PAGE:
The BBC has reversed its decision not to have Rule, Britannia! and Land of Hope and Glory sung at The Last Night of the Proms.
The U-turn follows a fierce debate that was sparked by reports that the lyrics were being dropped due to associations with colonialism and slavery.
Last week, the BBC said the decision to perform orchestral-only versions was prompted by Covid-19 restrictions.
However, a “select” group of singers will now perform the songs after all.
“The pandemic means a different Proms this year and one of the consequences, under Covid-19 restrictions, is we are not able to bring together massed voices,” the BBC said in a new statement.
“For that reason we took the artistic decision not to sing Rule, Britannia! and Land of Hope and Glory in the Hall.”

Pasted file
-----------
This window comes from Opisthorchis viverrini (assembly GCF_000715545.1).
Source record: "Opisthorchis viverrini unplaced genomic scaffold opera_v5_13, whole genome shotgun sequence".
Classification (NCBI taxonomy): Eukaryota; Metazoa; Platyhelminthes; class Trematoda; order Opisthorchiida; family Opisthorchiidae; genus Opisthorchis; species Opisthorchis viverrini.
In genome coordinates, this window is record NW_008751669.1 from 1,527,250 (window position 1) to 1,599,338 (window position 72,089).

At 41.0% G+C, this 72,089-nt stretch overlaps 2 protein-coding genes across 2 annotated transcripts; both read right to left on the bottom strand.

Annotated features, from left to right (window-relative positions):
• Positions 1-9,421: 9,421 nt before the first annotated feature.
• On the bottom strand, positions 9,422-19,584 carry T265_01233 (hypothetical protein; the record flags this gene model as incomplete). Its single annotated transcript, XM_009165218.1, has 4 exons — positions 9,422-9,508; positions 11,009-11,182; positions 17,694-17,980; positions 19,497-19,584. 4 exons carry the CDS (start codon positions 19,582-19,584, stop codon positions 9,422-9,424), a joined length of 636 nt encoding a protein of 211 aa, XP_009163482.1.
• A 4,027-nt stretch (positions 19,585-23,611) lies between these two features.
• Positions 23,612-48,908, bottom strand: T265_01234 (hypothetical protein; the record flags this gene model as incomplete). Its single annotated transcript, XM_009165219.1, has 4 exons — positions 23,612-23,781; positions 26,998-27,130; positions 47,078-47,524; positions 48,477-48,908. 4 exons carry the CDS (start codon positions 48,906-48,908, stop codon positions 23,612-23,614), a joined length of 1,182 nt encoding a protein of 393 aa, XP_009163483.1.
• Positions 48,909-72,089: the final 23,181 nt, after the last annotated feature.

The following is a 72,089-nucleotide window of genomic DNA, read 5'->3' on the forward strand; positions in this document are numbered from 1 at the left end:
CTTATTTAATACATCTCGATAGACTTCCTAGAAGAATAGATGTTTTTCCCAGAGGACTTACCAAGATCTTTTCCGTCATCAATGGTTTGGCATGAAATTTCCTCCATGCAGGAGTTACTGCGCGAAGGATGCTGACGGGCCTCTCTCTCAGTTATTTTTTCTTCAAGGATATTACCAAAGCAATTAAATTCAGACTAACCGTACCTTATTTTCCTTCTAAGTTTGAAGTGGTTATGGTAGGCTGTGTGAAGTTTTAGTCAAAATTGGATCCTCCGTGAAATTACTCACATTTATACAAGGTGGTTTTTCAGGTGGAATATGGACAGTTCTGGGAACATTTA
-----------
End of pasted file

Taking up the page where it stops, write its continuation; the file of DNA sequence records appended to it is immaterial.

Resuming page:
But, the statement added, the BBC had been “looking hard at what else might be possible” and had found “a solution”.
“Both pieces will now include a select group of BBC Singers. This means the words will be sung in the Hall, and as we have always made clear, audiences will be free to sing along at home.
“While it can’t be a full choir, and we are unable to have audiences in the Hall, we are doing everything possible to make it special and want a Last Night truly to remember.”
The BBC’s original decision to play instrumental versions prompted Prime Minister Boris Johnson to intervene.
“I cannot believe… that the BBC is saying that they will not sing the words of Land of Hope And Glory or Rule Britannia! as they traditionally do at the end of The Last Night of The Proms,” he told reporters last week.
“I think it’s time we stopped our cringing embarrassment about our history, about our traditions, and about our culture, and we stopped this general fight of self-recrimination and wetness.”
The Last Night of the Proms will take place at the Royal Albert Hall in London on 12 September.